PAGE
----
“Those who took it seriously came to every meeting and gave us all the data to really do the analysis for them,” Jacob said. By contrast, “NJ Transit showed up every so often and certainly did not provide any internal data to assess their own vulnerability. It’s like kids in a school class. You know who are the ones who are really interested and the ones who are not.”
NJ Transit has an emergency command, run out of the NJ Transit police unit. In the wake of 9/11, according to testimony by the NJ Transit police chief Christopher Trucillo at the December hearing, “a large portion of our trainings are around active man-made events, like shooters and terrorists.” Trucillo said NJ Transit had done a table-top exercise around a blackout, but he did not indicate the agency had modeled flooding response, and he agreed that should be a future focus for the agency.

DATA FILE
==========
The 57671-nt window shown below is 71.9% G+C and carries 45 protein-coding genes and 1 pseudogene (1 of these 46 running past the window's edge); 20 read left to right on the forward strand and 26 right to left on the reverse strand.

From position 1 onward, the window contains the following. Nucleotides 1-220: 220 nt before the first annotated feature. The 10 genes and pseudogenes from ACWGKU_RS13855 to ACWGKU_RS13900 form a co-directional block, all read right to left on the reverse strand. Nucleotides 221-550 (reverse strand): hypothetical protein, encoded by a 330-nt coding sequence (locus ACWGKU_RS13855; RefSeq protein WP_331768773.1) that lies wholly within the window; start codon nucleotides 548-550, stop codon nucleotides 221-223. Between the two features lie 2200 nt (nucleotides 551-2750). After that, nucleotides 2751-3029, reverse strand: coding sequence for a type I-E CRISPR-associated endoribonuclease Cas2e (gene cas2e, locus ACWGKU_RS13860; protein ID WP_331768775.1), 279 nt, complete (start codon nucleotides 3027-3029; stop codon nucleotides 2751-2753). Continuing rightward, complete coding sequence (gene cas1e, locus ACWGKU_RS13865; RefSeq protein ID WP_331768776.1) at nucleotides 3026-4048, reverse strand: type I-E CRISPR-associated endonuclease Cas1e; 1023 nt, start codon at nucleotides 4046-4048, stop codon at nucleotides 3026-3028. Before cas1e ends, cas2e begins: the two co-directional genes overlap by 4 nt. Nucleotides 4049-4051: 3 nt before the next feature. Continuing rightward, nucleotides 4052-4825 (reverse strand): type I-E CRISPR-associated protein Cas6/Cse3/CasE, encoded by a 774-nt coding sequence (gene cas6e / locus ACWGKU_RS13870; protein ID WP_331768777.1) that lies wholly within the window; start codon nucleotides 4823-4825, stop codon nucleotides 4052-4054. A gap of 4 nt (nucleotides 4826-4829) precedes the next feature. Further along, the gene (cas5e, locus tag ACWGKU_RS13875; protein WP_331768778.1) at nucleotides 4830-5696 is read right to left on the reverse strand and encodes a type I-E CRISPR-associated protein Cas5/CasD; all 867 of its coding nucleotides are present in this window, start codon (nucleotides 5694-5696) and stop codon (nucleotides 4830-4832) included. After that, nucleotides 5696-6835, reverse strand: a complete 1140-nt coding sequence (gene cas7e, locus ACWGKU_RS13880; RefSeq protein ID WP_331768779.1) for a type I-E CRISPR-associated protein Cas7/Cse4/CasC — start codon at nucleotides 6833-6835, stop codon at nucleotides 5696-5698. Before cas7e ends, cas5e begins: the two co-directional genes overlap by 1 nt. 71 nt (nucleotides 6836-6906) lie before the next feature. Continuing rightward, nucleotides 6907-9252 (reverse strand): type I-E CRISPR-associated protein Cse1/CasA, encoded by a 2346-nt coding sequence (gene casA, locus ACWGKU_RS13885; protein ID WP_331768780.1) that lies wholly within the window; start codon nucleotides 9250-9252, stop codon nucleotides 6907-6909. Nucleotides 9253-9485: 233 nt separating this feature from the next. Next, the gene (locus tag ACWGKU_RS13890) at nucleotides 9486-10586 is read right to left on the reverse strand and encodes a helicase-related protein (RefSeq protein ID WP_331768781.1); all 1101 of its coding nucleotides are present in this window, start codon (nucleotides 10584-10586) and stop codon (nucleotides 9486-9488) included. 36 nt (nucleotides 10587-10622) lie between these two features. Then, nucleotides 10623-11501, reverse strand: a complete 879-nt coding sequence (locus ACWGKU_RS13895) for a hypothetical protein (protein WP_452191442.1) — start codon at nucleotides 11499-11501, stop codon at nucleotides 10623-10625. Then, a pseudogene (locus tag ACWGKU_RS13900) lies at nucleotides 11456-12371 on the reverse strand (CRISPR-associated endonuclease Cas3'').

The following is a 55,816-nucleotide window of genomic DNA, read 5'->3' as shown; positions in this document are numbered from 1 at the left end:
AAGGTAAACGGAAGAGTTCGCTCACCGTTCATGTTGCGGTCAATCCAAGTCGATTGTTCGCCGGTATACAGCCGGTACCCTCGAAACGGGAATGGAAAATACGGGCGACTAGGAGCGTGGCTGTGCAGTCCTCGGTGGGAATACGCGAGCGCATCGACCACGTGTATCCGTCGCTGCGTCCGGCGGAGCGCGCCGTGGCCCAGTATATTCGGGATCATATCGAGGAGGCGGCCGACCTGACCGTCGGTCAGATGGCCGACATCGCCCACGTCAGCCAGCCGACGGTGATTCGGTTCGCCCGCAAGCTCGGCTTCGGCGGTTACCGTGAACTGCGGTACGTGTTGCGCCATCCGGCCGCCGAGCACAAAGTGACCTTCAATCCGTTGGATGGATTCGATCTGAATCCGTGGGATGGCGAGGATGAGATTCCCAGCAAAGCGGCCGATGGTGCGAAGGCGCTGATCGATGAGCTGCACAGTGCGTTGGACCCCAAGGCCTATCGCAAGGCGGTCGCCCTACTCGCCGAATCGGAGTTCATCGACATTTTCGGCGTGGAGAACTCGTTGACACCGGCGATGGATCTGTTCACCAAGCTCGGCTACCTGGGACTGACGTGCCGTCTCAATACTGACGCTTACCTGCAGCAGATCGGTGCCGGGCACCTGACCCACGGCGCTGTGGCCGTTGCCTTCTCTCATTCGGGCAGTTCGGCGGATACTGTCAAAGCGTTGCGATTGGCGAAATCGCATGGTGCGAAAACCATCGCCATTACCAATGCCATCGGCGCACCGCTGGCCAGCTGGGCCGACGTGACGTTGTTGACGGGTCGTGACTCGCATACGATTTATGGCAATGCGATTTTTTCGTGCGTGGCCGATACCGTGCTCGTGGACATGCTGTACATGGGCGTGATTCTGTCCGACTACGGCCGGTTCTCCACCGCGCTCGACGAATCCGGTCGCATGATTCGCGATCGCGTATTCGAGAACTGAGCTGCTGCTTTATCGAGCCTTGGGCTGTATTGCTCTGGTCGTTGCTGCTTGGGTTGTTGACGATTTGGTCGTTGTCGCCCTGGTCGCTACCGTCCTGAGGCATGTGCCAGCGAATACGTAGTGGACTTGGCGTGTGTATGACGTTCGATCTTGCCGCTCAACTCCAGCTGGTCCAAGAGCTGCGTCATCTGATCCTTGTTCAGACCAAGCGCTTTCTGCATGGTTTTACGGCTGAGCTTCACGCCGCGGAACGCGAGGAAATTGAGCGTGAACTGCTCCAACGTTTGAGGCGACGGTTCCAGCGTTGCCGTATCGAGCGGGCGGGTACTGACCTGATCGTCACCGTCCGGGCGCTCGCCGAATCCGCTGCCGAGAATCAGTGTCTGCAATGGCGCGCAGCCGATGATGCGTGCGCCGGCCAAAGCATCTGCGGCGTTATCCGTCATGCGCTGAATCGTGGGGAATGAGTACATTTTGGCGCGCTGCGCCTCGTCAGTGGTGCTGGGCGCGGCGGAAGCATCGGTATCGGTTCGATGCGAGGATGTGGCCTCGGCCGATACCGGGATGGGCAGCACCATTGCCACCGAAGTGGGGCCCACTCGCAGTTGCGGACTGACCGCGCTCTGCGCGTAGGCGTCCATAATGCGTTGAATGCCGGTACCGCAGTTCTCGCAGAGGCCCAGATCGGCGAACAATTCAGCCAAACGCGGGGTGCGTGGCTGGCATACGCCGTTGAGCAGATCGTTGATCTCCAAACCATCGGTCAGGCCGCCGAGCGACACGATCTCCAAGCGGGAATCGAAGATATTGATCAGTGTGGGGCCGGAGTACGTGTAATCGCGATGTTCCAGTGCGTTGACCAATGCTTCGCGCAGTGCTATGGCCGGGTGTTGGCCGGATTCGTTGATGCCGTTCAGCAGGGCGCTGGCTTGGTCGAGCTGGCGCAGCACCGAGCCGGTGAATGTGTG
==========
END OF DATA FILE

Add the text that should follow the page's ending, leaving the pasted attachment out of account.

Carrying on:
At that same hearing, Assemblyman John Wisniewski, the Democratic chair of the Transportation Committee, grilled NJ Transit executives about their Sandy preparations.
“They viewed their planning as a police action,” Wisniewski told WNYC. “When they came in front of our committee, they identified all of the people who were involved in their emergency preparedness planning – and they (were) all police officers.”
NJ Transit has done a good job with public safety but not weather events, he said. “There have to be weather professionals who can adequately advise the agency on where the impact of the storm is going to be felt.…That was their blind spot. That was the one spot that they just didn’t really thoroughly examine enough because they just believed they had enough information and they didn’t need to go any further."